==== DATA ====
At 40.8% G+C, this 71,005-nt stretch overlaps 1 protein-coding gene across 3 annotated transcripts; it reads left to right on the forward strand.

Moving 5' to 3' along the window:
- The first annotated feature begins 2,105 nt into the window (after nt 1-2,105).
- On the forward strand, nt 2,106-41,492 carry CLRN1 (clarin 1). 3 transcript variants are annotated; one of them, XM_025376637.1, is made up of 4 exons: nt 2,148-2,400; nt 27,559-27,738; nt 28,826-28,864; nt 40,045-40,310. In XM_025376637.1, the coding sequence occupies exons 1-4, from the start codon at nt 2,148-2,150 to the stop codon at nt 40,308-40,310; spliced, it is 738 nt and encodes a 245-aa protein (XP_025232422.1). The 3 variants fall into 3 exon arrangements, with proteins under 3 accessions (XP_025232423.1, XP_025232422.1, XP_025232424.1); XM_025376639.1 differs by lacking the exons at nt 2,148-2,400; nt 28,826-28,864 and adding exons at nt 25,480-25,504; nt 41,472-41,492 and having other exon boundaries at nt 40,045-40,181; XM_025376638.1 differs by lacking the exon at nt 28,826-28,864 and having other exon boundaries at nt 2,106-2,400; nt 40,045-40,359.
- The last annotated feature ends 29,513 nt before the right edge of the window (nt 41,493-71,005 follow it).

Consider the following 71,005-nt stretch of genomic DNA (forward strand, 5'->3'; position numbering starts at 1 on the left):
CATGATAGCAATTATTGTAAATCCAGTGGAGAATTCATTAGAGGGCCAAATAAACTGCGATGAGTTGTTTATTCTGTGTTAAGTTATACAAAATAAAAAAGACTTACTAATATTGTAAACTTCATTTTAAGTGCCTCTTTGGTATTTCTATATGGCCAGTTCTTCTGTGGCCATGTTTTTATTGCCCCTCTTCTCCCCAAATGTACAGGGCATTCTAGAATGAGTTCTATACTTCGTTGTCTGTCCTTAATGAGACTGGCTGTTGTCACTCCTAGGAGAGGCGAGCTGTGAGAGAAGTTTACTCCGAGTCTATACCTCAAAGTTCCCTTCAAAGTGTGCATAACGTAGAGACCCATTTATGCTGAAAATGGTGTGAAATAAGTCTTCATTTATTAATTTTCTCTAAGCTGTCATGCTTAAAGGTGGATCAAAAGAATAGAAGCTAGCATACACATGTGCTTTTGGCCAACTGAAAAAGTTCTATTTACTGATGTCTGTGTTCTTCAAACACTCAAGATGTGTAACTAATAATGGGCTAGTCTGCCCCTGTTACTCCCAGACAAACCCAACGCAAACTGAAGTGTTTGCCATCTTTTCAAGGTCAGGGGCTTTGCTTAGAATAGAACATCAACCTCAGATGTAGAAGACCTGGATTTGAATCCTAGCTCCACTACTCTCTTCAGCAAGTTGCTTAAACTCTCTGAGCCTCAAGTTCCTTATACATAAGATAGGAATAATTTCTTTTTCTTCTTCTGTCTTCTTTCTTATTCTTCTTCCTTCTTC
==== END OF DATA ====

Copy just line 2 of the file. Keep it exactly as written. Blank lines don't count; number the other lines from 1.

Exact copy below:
Moving 5' to 3' along the window: